Today, December 30th, is National Bicarbonate of Soda Day.
Why recognize and celebrate such an obscure “foodie” day?
Victorian-era recipes containing saleratus, pearl ash, baking soda, baking powder (and more) can be confusing… and evoke a million questions. When were each used? Which were Victorian-era developments? Which did 19th century cooks prefer?
Today, June 20th, is National Ice Cream Soda Day! We’re all familiar with Ice Cream Sodas… any flavor ice cream, floating in any flavor soda, right? Yes, unless you’re a Victorian American at the oh, so popular Soda Fountain. The nineteenth century’s Ice Cream Soda just might surprise you!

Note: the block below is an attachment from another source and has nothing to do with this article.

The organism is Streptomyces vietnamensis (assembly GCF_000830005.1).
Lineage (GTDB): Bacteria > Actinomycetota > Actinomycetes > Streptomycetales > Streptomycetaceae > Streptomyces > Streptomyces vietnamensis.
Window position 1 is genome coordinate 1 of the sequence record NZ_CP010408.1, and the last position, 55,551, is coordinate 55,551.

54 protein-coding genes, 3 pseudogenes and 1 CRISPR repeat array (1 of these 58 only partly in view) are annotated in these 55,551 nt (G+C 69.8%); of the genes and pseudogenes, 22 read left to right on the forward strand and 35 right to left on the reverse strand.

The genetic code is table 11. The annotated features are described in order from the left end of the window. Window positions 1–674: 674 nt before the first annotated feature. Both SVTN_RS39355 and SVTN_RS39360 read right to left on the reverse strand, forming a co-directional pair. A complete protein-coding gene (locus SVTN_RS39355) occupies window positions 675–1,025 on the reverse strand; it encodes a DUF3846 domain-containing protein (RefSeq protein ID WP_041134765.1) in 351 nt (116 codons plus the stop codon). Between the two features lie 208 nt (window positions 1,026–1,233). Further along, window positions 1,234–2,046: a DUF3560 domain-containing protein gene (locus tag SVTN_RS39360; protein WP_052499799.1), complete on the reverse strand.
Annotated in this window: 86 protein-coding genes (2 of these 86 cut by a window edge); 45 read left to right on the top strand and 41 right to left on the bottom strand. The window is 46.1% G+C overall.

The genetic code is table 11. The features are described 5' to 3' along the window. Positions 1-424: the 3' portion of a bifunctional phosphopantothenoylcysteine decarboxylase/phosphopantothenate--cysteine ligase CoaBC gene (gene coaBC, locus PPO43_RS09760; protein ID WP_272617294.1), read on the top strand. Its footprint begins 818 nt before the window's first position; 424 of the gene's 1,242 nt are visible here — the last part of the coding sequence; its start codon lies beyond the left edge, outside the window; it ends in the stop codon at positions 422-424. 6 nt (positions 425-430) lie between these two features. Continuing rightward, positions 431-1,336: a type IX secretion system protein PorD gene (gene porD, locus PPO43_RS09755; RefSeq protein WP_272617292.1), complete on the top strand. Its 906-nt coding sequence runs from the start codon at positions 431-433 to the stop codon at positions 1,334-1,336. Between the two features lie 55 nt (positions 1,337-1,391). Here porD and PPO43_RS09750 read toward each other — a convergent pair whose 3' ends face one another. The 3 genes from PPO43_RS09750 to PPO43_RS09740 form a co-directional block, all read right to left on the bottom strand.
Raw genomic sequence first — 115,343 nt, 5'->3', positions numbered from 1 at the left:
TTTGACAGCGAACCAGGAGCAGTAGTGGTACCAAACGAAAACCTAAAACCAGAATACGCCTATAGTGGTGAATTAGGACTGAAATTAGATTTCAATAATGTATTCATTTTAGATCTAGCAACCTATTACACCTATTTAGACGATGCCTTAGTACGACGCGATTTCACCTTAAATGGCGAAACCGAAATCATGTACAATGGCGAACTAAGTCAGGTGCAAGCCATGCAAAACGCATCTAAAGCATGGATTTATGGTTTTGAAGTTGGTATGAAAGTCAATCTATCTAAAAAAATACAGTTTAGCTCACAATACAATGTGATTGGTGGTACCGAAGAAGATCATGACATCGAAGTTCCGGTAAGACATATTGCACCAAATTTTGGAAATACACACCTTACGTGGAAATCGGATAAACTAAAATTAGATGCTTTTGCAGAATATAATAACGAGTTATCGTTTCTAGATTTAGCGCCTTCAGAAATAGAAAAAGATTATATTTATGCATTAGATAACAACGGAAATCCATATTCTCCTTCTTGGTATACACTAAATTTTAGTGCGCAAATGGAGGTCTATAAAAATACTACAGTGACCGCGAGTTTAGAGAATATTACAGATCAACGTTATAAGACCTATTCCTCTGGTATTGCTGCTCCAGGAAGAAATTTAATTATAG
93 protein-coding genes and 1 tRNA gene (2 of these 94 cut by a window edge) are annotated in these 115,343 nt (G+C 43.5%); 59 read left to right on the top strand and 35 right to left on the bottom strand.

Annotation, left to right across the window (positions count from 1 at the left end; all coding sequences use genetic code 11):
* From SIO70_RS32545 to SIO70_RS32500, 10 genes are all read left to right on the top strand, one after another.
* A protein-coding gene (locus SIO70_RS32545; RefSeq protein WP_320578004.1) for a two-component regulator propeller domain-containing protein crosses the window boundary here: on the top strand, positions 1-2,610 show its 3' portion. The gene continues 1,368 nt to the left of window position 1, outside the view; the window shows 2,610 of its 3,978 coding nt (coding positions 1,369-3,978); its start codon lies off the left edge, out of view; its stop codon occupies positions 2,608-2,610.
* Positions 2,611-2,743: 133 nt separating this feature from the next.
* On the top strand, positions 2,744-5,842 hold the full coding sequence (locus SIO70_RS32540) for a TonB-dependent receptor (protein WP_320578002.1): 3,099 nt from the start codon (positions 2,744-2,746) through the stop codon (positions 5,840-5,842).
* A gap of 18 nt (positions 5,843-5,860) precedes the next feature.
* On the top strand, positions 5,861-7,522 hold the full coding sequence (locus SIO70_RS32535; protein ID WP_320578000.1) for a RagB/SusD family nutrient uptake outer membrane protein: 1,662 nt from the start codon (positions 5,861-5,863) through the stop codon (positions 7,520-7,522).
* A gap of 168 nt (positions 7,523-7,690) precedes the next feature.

Nineteenth Century Ice Cutting, Part 1 (of 3): Ice cutting was a boom business in the mid 1800s. Tons of ice were harvested each winter in the Northeast portion of the United States, housed near rivers and railway spurs, and shipped near and far for use in the remaining seasons of the year. An image from August 1884 Harper’s Weekly, a patent from 1841, a spot of Victorian humor, and newspaper clippings shed light on the significant ice trade.
“Mason Jars” (glass bottles for home food preservation) were invented and patented in the United Sates in the Victorian Era. Industrious homemakers grew large gardens, tended fruit trees, and bottled everything from jams and jellies to grape juice, apple sauce to soups, tomatoes to green beans. How did women accomplish this work?
Were pencils common in Old West households? How early were pencils invented?
Would you be surprised to learn mechanical pencils were invented and in vogue mid-nineteenth century?